All information in this publication was received between 1 April 2002 and 30 April 2002.
COSPAR/WWAS USSPACECOM SPACECRAFT LAUNCH INT.ID CAT. # NAME DATE (UT) -------------------------------------------------------- 2002-020A (27416) Soyuz TM-34 25 April 2002 2002-019A (27414) NSS 7 16 April 2002 2002-018A (27413) STS 110 08 April 2002 2002-017A (27409) Cosmos 2388 01 April 2002
|2002-020A||Soyuz TM-34 is a Russian passenger transportation craft that was launched by a Soyuz-U rocket from Baikonur at 06:26 UT on 25 April 2002. It carried one Russian and one Italian astronaut, and a South African tourist to the International Space Station (ISS). The tourist will do some biology experiments also, as he carried a live rat and sheep stem cells. All three will return in the same Soyuz after an eight-day mission. The initial orbital parameters were period 92.4 min, apogee 393 km, perigee 383 km, and inclination 51.63°.|
|2002-019A||NSS 7 (New Skies Satellite 7) is a European geosynchronous communications satellite that was launched by an Ariane 44LP rocket from Kourou at 23:01 UT on 16 April 2002. The 4.7 tonne satellite will provide video and internet services to North America and Europe through its 36 C-band and 36 Ku-band transponders after parking over 21.5° W longitude. It replaces NSS-K (to be abandoned) and NSS 803 (to be moved over to the Pacific).|
|2002-018A||STS 110 is an American shuttle spacecraft that was launched from Cape Canaveral at 20:44 UT on 8 April 2002. It carried a crew of seven American astronauts to the International Space Station where it docked at 16:06 UT on 9 April. The crew installed on the ISS a 13 meter, 13.5 tonne, initial segment of a long truss, and overlaid a railroad track. But the test drive of a 885 kg car on the track was not successful. It stopped after moving 5 meters, and commands to move further proved unsuccessful. Speculation has been that weightlessness of the train engendered poor electrical contact with the track. Eventually the truss and the railing will be extended to 110 meters. In addition to that primary mission, the shuttle had transported to the station 290 biological samples prepared by high school students, as part of NASA's education outreach program. The 11-day mission ended when it returned to Earth on 19 April. The initial orbital parameters of the shuttle were period 88.3 min, apogee 225 km, perigee 155 km, and inclination 51.6°.|
|2002-017A||Cosmos 2388 is a Russian military communications satellite that was launched from Plesetsk by a Molniya-M rocket at 22:07 UT. It was the 220th launch by a Molniya-M of which 213 have proved successful. The initial orbital parameters were period 718 min, apogee 39,852, perigee 518 km, and inclination 62.9°.|
Note: The full list appeared in SPX 545. The list will not be repeated in future issues until significantly revised again.
High precision (<20 cm) GPS constellation tracking data obtained from the network of about 400 dedicated global stations that are of interest to geodetic study may be obtained through the following services provided by the International GNSS Service (IGS). The IGS is a service of the International Association of Geodesy (IAG).
FTP: igscb.jpl.nasa.gov [directory /igscb] WWW: http://igscb.jpl.nasa.gov/ E-mail: firstname.lastname@example.org
The standard format of the GPS situation appeared in SPACEWARN Bulletin No. 518.
It will not be repeated since an excellent source of trajectory- and science-related GPS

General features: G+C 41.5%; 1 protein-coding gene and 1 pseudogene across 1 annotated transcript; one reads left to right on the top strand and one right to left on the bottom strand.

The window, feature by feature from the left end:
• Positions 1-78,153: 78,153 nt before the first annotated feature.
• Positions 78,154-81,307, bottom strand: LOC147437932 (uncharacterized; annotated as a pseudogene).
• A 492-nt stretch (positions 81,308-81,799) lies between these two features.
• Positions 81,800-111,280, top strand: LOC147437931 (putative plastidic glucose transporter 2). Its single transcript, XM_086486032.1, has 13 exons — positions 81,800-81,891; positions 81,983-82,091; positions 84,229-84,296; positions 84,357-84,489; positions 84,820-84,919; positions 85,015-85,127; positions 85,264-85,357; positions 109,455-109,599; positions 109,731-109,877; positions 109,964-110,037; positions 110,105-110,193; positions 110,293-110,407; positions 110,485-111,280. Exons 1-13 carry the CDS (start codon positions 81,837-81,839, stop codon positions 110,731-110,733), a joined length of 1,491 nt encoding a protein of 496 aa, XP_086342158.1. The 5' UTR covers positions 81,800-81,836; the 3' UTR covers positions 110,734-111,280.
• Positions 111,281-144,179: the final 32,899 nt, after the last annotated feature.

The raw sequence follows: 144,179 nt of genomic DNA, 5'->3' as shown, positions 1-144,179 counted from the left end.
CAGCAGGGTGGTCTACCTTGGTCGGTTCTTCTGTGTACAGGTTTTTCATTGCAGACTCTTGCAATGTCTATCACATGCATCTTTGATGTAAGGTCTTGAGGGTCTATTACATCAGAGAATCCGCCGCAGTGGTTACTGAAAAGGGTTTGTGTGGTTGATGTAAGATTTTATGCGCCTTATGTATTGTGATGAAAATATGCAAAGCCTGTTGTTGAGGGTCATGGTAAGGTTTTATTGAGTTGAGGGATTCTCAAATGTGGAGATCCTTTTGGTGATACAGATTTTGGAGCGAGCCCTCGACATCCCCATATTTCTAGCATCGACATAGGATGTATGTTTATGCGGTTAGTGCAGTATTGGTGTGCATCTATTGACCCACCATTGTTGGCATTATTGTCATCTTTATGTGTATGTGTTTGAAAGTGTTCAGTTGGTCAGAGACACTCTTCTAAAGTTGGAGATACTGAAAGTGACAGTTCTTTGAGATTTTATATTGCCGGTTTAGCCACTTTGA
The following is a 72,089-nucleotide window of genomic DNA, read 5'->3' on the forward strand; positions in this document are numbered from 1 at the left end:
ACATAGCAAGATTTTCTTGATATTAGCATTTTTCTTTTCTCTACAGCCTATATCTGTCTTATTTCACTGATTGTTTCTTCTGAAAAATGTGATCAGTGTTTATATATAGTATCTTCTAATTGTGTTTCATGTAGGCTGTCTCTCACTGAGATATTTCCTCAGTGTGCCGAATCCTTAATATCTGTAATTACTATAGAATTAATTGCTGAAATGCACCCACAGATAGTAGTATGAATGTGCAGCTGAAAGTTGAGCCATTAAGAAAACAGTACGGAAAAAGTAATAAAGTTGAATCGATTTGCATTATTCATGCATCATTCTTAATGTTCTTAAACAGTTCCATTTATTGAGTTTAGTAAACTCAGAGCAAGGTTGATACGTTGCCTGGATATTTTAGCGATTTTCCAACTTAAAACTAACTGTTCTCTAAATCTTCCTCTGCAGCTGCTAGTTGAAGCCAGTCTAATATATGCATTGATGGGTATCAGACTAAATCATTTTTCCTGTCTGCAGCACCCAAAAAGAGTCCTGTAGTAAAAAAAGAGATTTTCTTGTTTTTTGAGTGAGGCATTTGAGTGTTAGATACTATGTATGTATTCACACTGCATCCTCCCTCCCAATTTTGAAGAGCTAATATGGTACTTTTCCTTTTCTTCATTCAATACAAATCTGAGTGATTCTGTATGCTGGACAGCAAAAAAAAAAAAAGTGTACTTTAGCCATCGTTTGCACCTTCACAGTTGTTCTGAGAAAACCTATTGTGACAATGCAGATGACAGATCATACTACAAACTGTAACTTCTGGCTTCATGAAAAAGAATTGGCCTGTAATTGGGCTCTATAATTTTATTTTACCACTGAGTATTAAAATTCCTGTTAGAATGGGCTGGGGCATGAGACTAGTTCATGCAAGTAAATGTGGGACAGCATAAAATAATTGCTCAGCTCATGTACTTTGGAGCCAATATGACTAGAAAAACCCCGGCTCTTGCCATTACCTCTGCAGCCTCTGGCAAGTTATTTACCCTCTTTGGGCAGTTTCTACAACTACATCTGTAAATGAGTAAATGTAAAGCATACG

information is at:
It provides many links to GPS related databases.
All GLONASS spacecraft are in the general Cosmos series. The Cosmos numbers invoked by USSPACECOM have often differed from the numbers (NNNN) associated in Russia; when different, the USSPACECOM Cosmos numbers are shown in parentheses. The corresponding GLONASS numbers are Russian numbers, followed by the numbers in parentheses that are sometimes attributed to them outside Russia.
The operating frequencies in MHz are computed from the channel number K. Frequencies (MHz) = 1602.0 + 0.5625K and L2 = 1246.0 + 0.4375K.
The standard format of the GLONASS situation last appeared in SPACEWARN Bulletin No. 545. It will not be repeated in view of the excellent updated source at: http://www.glonass-ianc.rsa.ru/ maintained by the Information-Analytical Center (IAC), Russian Space Agency.
The latest addition to the GLONASS fleet are Cosmos 2380, Cosmos 2381, and Cosmos 2382.
See http://www.space-track.org/perl/bulk_files.pl. Users must register. Conditions apply.
Designations Common Name Decay Date (2002) 2002-020B (27417) R/B Soyuz-U 26 Apr 2001-054B (26996) STARSHINE 2 26 Apr 1998-042A (25389) TUBSAT N 22 Apr 2001-045F (26941) R/B (Aux) 20 Apr 2002-018A (27413) STS 110 Landed back 19 Apr 1999-065H (25987) R/B Pegasus 19 Apr 1996-061A (24645) HETE/SAC-B/PEGASUS (unseparated) 07 Apr 1993-054B (22780) R/B (1) Delta 2 05 Apr 2002-014A (27397) SHENZHOU 3 01 Apr
See http://www.space-track.org/perl/60day_decay_predict.pl. Users must register for access. Conditions apply
NSSDC/WDC for Satellite Information is an archival center for science
data from many spacecraft. Many space physics datasets are on-line for
electronic access through:
For off-line data, please contact the Request Office, NSSDC, Code 690.1,
NASA GSFC, Greenbelt, Maryland 20771, U.S.A., for specific information
Information on the current status of the instruments on board from the
investigators will be most welcomed. Precomputed trajectory files
and orbital parameters of many magnetospheric and heliospheric science-payload
spacecraft may be obtained from:
Other files of interest for Earth-centered spacecraft can be generated via the URL,
Programs related to the heliospheric spacecraft trajectories can be executed
through the URL:
Magnetospheric, Planetary, and Astronomical science data from many spacecraft
may be accessed through links from the URL:
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